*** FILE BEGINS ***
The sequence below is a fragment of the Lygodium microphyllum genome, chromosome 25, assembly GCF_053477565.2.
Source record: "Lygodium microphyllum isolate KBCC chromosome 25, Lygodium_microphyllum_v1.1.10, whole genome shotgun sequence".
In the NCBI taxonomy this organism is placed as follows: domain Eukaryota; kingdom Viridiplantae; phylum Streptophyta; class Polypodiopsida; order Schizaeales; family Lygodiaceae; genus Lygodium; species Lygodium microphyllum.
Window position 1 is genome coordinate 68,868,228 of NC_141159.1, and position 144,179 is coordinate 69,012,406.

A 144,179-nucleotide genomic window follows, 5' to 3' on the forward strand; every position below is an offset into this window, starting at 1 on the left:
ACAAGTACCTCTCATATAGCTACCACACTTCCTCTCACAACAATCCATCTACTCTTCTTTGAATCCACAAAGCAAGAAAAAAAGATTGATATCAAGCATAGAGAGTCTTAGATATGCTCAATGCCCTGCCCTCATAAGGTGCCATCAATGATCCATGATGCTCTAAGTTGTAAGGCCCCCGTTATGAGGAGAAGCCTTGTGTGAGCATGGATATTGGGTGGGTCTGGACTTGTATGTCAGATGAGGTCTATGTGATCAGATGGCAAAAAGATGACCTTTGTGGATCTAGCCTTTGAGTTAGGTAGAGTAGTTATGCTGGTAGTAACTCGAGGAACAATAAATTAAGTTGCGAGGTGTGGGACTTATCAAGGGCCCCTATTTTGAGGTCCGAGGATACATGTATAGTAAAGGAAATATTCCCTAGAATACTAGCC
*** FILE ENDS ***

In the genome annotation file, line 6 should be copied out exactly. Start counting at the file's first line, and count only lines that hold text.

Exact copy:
ACAAGTACCTCTCATATAGCTACCACACTTCCTCTCACAACAATCCATCTACTCTTCTTTGAATCCACAAAGCAAGAAAAAAAGATTGATATCAAGCATAGAGAGTCTTAGATATGCTCAATGCCCTGCCCTCATAAGGTGCCATCAATGATCCATGATGCTCTAAGTTGTAAGGCCCCCGTTATGAGGAGAAGCCTTGTGTGAGCATGGATATTGGGTGGGTCTGGACTTGTATGTCAGATGAGGTCTATGTGATCAGATGGCAAAAAGATGACCTTTGTGGATCTAGCCTTTGAGTTAGGTAGAGTAGTTATGCTGGTAGTAACTCGAGGAACAATAAATTAAGTTGCGAGGTGTGGGACTTATCAAGGGCCCCTATTTTGAGGTCCGAGGATACATGTATAGTAAAGGAAATATTCCCTAGAATACTAGCC